Anti-Severe Acute Respiratory Syndrome Coronavirus Immune Responses: The Role Played by Vγ9Vδ2 T Cells

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Abstract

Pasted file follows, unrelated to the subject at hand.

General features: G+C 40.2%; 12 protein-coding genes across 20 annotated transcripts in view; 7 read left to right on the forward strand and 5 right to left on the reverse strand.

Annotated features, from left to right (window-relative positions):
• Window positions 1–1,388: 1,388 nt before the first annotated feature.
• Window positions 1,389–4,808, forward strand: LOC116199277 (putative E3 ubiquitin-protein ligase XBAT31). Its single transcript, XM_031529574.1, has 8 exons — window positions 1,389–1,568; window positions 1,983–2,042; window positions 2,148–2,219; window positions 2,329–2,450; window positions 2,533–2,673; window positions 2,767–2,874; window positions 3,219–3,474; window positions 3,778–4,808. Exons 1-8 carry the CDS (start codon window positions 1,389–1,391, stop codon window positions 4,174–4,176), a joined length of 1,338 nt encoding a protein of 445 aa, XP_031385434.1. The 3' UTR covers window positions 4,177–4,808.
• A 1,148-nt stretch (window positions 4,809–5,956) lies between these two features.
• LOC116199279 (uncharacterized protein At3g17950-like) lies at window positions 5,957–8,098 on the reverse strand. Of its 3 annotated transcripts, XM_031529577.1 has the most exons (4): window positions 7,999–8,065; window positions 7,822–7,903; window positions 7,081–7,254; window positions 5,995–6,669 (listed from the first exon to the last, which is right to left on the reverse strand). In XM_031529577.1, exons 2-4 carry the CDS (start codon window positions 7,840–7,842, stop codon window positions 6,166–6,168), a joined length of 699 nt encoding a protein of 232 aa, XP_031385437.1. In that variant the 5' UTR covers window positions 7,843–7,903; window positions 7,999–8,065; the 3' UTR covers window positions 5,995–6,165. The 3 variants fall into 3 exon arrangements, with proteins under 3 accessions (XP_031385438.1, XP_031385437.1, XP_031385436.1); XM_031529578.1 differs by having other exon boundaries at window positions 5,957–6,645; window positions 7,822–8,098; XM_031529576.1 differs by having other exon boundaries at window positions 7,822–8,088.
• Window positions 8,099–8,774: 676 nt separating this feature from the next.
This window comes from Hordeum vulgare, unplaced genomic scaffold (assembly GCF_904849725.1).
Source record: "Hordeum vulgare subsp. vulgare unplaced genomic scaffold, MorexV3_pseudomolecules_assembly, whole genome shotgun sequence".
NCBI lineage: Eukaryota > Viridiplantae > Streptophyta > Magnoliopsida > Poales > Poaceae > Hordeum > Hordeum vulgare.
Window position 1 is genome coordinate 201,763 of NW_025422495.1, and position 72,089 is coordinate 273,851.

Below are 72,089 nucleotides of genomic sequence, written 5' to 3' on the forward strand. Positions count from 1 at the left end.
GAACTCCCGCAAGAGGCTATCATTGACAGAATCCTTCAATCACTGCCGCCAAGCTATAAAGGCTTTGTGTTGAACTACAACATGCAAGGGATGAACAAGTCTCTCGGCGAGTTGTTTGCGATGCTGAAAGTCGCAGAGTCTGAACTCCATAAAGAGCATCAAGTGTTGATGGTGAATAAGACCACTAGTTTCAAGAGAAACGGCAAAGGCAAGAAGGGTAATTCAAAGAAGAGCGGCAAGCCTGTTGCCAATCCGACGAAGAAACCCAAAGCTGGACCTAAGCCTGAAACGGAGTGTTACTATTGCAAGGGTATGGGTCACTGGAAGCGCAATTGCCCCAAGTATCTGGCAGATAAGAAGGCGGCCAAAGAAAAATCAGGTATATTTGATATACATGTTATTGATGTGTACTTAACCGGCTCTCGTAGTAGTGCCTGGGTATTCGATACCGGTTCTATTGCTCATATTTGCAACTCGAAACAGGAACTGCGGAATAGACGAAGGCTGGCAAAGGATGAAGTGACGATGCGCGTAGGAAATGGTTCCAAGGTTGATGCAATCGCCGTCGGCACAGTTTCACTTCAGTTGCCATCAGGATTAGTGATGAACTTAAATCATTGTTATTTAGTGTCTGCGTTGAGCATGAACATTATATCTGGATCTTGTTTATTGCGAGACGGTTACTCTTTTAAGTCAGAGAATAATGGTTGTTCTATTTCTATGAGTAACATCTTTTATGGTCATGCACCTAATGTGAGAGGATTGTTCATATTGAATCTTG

Severe acute respiratory syndrome (SARS) is caused by a novel coronavirus (SARS-CoV) strain. Analyses of T cell repertoires in health care workers who survived SARS-CoV infection during the 2003 outbreak revealed that their effector memory Vγ9Vδ2 T cell populations were selectively expanded ∽3 months after the onset of disease. No such expansion of their αβ T cell pools was detected. The expansion of the Vγ9Vδ2 T cell population was associated with higher anti-SARS-CoV immunoglobulin G titers. In addition, in vitro experiments demonstrated that stimulated Vγ9Vδ2 T cells display an interferon-γ-dependent anti-SARS-CoV activity and are able to directly kill SARS-CoV-infected target cells. These findings are compatible with the possibility that Vγ9Vδ2 T cells play a protective role during SARS.

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